3D Models?

Lincoln LS

  1. theophile

    theophile Active LVC Member

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    So I've got a 3D printer now and naturally, I start thinking about how to use it to improve the LS. My CAD/drawing skills are currently sorely lacking so I'm wondering if anyone knows of any sources for 3D models of LS parts. For instance, was there ever some computer software that had the car or its interior rendered in 3D? Maybe some kind of virtual shop manual or something like that? Any other ideas?

    By the same token, if you're a designer and want some assistance with prototyping, let me know.
     
  2. joegr

    joegr Dedicated LVC Member

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    You can be certain there are 3D models of all of it, but you can also be certain that it is very unlikely that we would ever see any of it. It's locked up in engineering departments (Ford, Jaguar, and OEM vendors) under strict non-disclosures.
     
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    • 04_Sport_LS

      04_Sport_LS Dedicated LVC Member

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      If you can pick up a copy of AutoCad somewhere... You might be able to " roll your own " ... But they are usually licensed and expensive.
       
    • joegr

      joegr Dedicated LVC Member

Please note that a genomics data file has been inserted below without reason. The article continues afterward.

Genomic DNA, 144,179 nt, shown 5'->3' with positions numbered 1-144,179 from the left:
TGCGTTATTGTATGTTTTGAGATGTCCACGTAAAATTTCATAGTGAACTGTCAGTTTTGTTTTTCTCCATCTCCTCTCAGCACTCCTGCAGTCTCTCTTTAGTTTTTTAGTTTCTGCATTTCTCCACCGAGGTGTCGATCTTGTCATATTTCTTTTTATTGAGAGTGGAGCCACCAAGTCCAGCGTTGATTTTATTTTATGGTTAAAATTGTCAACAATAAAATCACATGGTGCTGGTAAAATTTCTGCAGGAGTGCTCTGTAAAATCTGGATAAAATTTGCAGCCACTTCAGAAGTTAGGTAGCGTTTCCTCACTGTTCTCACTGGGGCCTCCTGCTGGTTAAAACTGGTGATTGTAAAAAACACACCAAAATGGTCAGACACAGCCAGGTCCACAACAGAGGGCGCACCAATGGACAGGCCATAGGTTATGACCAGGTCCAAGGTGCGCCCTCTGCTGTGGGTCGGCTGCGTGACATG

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      I guess that autocad might do 3D now, but SolidWorks would be the way to go. There's also FreeCAD.
       
    • theophile

      theophile Active LVC Member

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      Sure, drawing stuff myself is certainly an option, although one I'm having to work up to. Even something relatively simple like the triangular defroster vent involves a lot of geometry that is difficult to replicate accurately using SketchUp, the only tool I've got any experience using.
       
    • 04_Sport_LS

      04_Sport_LS Dedicated LVC Member

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      For real " hands on " ... and some trial and error... Most dimensions can be figured out with a set of good calipers and a tape measure... And radius can be done with a protractor.

      Also you might want to check out local used book stored for an old Trig math book... If you don't already know it.

      Make up a rough " napkin drawing " and then transfer all dimensions to the program of your choice. You already have the template to go by, just reverse engineer it.
       
    • FeelingFuzzy

      FeelingFuzzy LVC Member

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      My thought is a 3d scanner would be the best for more precise dimensions and certainly for efficiency. Something like this: Matter and Form - 3D Scanning Hardware & Software

      The price may seem a bit high for someone cash strapped but would probably more than make up for it in time savings and accuracy. A little research could also find a better price.

      If doing it as a business I imagine most clients would not have access to 3D models and would need scans done anyway. Therefor an added upcharge opportunity and also would make you more competitive than others just offering 3D printing.
       
    • theophile

      theophile Active LVC Member

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      Have looked at 3D scanners. The consumer-level technology just isn't there yet in terms of the accuracy/value tradeoff. The measuring/drawing route would probably be the most accurate, I just need to learn how to do it. SketchUp is not CAD software and it may just not be very well suited to doing this sort of thing.
       
    • SHORod

      SHORod New LVC Member